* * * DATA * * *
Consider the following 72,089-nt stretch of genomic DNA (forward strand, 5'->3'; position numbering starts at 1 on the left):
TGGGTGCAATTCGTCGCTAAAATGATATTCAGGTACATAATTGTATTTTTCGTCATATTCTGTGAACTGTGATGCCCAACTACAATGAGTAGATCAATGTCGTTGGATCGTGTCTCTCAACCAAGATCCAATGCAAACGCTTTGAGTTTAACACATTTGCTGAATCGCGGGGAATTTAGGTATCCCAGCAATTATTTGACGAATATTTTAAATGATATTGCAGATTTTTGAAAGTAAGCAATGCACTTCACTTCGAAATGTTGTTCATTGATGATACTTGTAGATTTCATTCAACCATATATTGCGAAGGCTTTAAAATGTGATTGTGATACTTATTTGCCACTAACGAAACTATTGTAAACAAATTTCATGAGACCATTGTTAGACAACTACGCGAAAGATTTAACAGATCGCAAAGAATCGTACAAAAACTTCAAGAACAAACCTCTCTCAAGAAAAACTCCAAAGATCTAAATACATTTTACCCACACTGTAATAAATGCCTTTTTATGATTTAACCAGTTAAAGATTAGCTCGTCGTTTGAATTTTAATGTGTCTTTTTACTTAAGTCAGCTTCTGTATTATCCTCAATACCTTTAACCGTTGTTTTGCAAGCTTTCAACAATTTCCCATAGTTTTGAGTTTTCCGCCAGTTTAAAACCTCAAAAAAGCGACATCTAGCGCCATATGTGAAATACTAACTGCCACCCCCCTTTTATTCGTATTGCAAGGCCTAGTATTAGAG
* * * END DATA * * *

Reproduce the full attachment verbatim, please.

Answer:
Consider the following 72,089-nt stretch of genomic DNA (forward strand, 5'->3'; position numbering starts at 1 on the left):
TGGGTGCAATTCGTCGCTAAAATGATATTCAGGTACATAATTGTATTTTTCGTCATATTCTGTGAACTGTGATGCCCAACTACAATGAGTAGATCAATGTCGTTGGATCGTGTCTCTCAACCAAGATCCAATGCAAACGCTTTGAGTTTAACACATTTGCTGAATCGCGGGGAATTTAGGTATCCCAGCAATTATTTGACGAATATTTTAAATGATATTGCAGATTTTTGAAAGTAAGCAATGCACTTCACTTCGAAATGTTGTTCATTGATGATACTTGTAGATTTCATTCAACCATATATTGCGAAGGCTTTAAAATGTGATTGTGATACTTATTTGCCACTAACGAAACTATTGTAAACAAATTTCATGAGACCATTGTTAGACAACTACGCGAAAGATTTAACAGATCGCAAAGAATCGTACAAAAACTTCAAGAACAAACCTCTCTCAAGAAAAACTCCAAAGATCTAAATACATTTTACCCACACTGTAATAAATGCCTTTTTATGATTTAACCAGTTAAAGATTAGCTCGTCGTTTGAATTTTAATGTGTCTTTTTACTTAAGTCAGCTTCTGTATTATCCTCAATACCTTTAACCGTTGTTTTGCAAGCTTTCAACAATTTCCCATAGTTTTGAGTTTTCCGCCAGTTTAAAACCTCAAAAAAGCGACATCTAGCGCCATATGTGAAATACTAACTGCCACCCCCCTTTTATTCGTATTGCAAGGCCTAGTATTAGAG